Freshers: How to make the most of student life

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Matthew Draycott is not planning to mince his words.

When the new undergraduates arrive for an induction-week pep talk on making the most of their time at university this September, the Enterprise Associate at the Centre for Entrepreneurial Learning plans to give them both barrels.

“If you spend your time in the pub for three years, then it doesn’t matter if you get a 2:1,” he says, sipping coffee in the university coffee bar.”

“Your degree is no longer the only thing you need to leave university with. You need a set of practical experiences that will give you a competitive edge.”

The department where Draycott works aims to teach students about enterprise, making them more employable and inspiring many to start their own business. “The trend is for students to come to us earlier,” he adds.

“We have seen a big increase in numbers of first years, especially from IT courses, in recent years.”

Extra-curricular activities

Of course, developing interests outside of your course is nothing new.

From playing for a university sports team to chairing the debating society, one of the best aspects of undergraduate life has always been the chance for students to broaden their horizons.

But with graduate unemployment currently at its highest level in over a decade, savvy students are increasingly realising that getting a job is not just about good grades, it’s about making the most of those extra-curricular activities.

“Students now view the university experience as something that leads to work.”

Ed Marsh, National Union of Students (NUS) Vice President for Union Development, adds: “While students are often under increasing time pressure, many having to work part time to fund their studies, extra-curricular activities are now a big part of their thought process.”

So you want to get involved. But what are the best options for you?

Marsh says that, while traditional sports, politics and societies remain popular, he sees more students doing more community outreach work, especially at inner-city universities with more diverse students populations.

During his own undergraduate days at the University of Hull, he volunteered with local schools and nursing homes for the elderly.

Practical skills

Another growth area is student enterprise with students looking to use new skills from their course before they actually graduate.

For the aspiring Sir Alan Sugars and Richard Bransons, it’s a natural progression towards social enterprise. Hushpreet Dhaliwal, Chief Executive, National Consortium of University Entrepreneurs (NACUE) says:

“We can’t be a complacent generation. It’s about being the cause, not the effect.”

“Many students arrive at university not knowing what they want to do in life. You have to expose yourself to all aspects of university life, create your own personal value and build networks from the start,” she adds.

Student-led NACUE works over 70 university enterprise societies across the UK and supports over 85 universities to stimulate student businesses. They recently advised on an Apprentice-style competition, led by students from King’s College London Business Club working with eOffice.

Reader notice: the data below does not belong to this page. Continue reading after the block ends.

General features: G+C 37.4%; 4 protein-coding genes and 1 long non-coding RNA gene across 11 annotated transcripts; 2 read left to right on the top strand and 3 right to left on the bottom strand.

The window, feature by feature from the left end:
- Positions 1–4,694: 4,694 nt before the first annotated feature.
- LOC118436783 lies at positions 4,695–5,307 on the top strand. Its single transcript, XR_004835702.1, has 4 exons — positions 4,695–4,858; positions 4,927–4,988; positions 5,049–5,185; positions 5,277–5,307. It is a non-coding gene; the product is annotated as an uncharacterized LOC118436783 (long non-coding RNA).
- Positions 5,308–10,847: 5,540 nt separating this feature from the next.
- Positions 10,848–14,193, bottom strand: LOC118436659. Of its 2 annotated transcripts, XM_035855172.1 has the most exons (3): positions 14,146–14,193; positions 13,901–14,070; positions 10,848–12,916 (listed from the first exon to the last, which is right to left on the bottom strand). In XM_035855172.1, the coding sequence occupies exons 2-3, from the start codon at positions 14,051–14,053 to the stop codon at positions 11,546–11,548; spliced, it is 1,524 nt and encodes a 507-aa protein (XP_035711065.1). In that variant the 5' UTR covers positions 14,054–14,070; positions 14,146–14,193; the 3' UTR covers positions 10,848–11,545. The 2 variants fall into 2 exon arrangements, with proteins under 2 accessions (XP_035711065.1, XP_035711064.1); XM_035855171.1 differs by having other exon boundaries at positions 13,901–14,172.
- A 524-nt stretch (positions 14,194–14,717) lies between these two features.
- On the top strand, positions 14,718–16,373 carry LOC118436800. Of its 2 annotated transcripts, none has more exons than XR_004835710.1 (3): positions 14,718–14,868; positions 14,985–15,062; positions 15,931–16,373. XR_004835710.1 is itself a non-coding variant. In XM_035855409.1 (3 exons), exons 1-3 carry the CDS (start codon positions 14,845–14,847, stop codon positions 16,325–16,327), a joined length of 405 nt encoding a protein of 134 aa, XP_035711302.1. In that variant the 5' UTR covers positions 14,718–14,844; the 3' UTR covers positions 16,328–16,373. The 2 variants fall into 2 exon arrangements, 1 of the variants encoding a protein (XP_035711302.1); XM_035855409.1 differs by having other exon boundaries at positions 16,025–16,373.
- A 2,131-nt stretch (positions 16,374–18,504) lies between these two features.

Dhaliwal advocates the smart of use of websites such as Twitter and LinkedIn.

“Social networking helps to build awareness amongst the wider student enterprise community. It offers a fast and efficient means for students expose themselves to new opportunities in career development,” she says.

Global view

But perhaps the smartest students of all are the ones seeing the global picture. University courses in modern languages traditionally include a year of study or work experience overseas as a mandatory third year off campus.

But recent research by the UK Council for International Student Affairs (UKCISA) estimates some 22,000 UK students are currently studying in other countries.

Maastricht University in the Netherlands is fast becoming a hotspot for school leavers turning their backs on the British university system for its winning combination of lower course fees and grants available from the Dutch government if undergraduates work 32 hours a week while they study.

Maastricht University has been sending representatives to a sixth-form careers days over the past year and is installing a fast-track admissions scheme for prospective UK students this summer.

Ed Mash of the NUS says: “We’re competing in a global market and the costs of courses at British universities are now higher than ever. There’s real value,” he adds, “to the individual of having an international perspective.”

Back at the coffee bar, Matthew Draycott is finishing his latte and checking his Twitter account, his favourite way these days of engaging with students and communicating to them the latest news from the student entrepreneurship sector.

“University offers you a privileged three years of flexible identity, so why not do something to put yourself in a position of authority? If you can’t play rugby, be the rugby club treasurer. If you can’t play lead guitar, start managing students bands,” he says.

“Employers are not looking for standard CVs.“

He adds: “They want candidates to reference the opportunities they have grasped and created at university.”

“In short: do it while you can and make sure you have a broad experience.”

This story was first published by the Daily Telegraph in 2011 under the headline, University life: how to make the most of extra-curricular opportunities.

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